Always take a deposit. This one is probably self-explanatory, but my pricing and my payment process have evolved with my confidence in myself. There’s no way I’d do any work for someone now until they’ve paid a deposit - collecting a deposit shows me that you’re ready to kick off your project and you value my time and expertise This helps me to schedule my time, and of course, it means I know I can pay my bills - yay!
Effective communication is crucial. I always knew this in theory, but gosh, being a business owner really drives this home! Small miscommunications can cause big issues down the line, and I’ve heard so many people say they’ve worked with contractors who have become impossible to communicate with and essentially disappeared! I try to make sure clear expectations are set at the beginning of every project, and I keep my clients in the loop if anything changes. It isn’t difficult, but it makes a huge difference.
Consistency is key. You’d be surprised how many people have commented on the fact that I post blogs consistently. In quite a few cases, that’s been the reason someone has chosen to hire me for a copywriting project over another creative offering the same services. Likewise, posting consistently on social media has brought in a large percentage of my illustration projects this last year. Basically, I’ve learned that whatever I want to try, I’ve got to commit to doing it consistently because that’s the only way to get results.
Saying “Yes!” is always the start of an adventure! Can I interview you for my podcast? Can you design my billboard to look like a $10 note? Can you draw a kea, but make him a superhero? I’ve had some wild adventures, and worked on super cool projects, just because I said yes!
Saying “No.” is just as important. Can you illustrate my 32-page children’s book by this time next month? I know you’re busy, but can you just squeeze in my 16-page website copy this week? I love your art but can you do it for less than this quote I got from someone on Fiverr? No, thank you, I like my sanity.
AI is our friend. Maybe a controversial opinion these days, but I think AI is an incredible tool! Emphasis on tool. I don’t think AI is coming for my job anytime soon (let me know when ChatGPT can write a 1000+ word SEO blog in a chatty, Kiwi tone, or Midjourney can create the same characters in different poses, and not f*ck up the hands), but I utilise AI every week in my work. ChatGPT has cut down my research times and helps me get through writer's block, and Midjourney inspires me to create detailed and magical pieces, and try new things! Like any tool, you’ve got to know how best to use it, but it’s here, and it’s pretty handy, so I’d rather be making the most of it than living in fear of it.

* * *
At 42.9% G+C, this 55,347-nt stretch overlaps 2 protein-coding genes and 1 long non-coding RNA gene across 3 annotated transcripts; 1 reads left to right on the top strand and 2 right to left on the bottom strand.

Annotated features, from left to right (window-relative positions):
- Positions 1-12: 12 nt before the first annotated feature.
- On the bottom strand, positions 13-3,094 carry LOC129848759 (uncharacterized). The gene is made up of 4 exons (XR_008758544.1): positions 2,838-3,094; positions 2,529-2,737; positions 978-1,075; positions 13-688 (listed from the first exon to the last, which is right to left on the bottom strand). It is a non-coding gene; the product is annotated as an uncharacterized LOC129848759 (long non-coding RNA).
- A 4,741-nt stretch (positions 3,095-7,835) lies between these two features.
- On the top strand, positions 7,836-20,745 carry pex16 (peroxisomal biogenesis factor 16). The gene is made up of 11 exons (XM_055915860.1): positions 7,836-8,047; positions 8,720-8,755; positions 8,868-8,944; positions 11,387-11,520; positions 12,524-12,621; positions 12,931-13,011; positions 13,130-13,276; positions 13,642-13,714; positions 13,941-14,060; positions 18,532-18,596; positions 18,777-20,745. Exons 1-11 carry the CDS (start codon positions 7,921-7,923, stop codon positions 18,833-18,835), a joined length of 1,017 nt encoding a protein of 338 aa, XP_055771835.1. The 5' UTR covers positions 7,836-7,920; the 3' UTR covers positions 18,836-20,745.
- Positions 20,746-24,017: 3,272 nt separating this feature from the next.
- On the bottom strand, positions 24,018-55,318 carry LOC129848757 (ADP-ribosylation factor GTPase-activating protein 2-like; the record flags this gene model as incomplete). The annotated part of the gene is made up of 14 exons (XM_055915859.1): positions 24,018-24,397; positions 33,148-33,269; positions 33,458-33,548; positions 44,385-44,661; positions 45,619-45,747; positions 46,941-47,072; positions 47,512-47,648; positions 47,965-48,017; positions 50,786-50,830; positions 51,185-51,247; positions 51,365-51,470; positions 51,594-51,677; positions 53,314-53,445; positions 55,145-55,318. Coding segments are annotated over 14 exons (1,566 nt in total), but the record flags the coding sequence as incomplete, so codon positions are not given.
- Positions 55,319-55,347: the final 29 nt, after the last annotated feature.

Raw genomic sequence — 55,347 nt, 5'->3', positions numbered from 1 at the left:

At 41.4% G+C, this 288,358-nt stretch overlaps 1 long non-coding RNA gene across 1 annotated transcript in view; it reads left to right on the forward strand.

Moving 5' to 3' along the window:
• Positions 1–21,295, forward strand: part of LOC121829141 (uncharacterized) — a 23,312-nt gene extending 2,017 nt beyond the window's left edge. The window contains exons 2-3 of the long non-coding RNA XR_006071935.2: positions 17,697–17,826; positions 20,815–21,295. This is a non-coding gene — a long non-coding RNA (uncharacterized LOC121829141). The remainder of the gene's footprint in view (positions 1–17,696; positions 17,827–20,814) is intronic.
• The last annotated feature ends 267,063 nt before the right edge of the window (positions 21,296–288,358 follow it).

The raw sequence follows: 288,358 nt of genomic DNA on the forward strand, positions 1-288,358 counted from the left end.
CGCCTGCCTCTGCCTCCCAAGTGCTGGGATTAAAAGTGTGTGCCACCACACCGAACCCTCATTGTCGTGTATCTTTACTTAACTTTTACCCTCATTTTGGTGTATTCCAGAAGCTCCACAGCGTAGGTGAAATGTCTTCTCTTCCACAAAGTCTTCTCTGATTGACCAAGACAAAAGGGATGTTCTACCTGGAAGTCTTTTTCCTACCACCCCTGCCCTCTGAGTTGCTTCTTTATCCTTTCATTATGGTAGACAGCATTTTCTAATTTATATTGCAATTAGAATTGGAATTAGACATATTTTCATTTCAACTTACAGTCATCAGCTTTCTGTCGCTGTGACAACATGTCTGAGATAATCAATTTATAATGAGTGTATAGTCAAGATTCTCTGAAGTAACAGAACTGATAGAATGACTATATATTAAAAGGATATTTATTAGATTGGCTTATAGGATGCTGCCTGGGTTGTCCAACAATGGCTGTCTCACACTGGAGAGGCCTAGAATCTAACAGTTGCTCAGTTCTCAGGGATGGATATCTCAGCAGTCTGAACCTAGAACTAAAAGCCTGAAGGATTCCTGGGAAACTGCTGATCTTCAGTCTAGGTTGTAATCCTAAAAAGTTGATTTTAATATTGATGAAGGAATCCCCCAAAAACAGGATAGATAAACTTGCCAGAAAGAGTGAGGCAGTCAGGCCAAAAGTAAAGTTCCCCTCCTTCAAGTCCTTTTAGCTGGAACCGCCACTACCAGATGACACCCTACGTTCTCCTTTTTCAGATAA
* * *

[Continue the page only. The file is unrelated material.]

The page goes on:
Bleeds are the most confusing thing about self-publishing a book! If you know, you know. Some printers will give dimensions with a bleed included, some without. Most want a 3mm bleed, but then there’ll be the odd printer that wants more! Can we all please work together to standardise this? Surely it doesn’t have to be this confusing!
I may be a one-woman band, but I have the best support network! I’ll be eternally grateful to my partner, friends and family for always being there for me when the imposter syndrome gets the best of me, when I’ve committed to too much work, and when I need advice, or feedback on a project. e.g. Creative Solutions wouldn’t exist without them, and I certainly wouldn’t have made it a whole year.
This time last year, I didn’t really know how I would make money, I just knew that I wanted to be creating, I wanted to draw, paint, and write for people, and I was willing to give it my all to make it into a career.
I heard some staggering statistic about how a huge percentage of Kiwi businesses go under within the first two years, so we're halfway there! I’ll be sure to celebrate when I reach two years, and I’m confident I will!
The desk toy one of my lovely ex-coworkers made me as a goodbye present when I left my job to work for myself.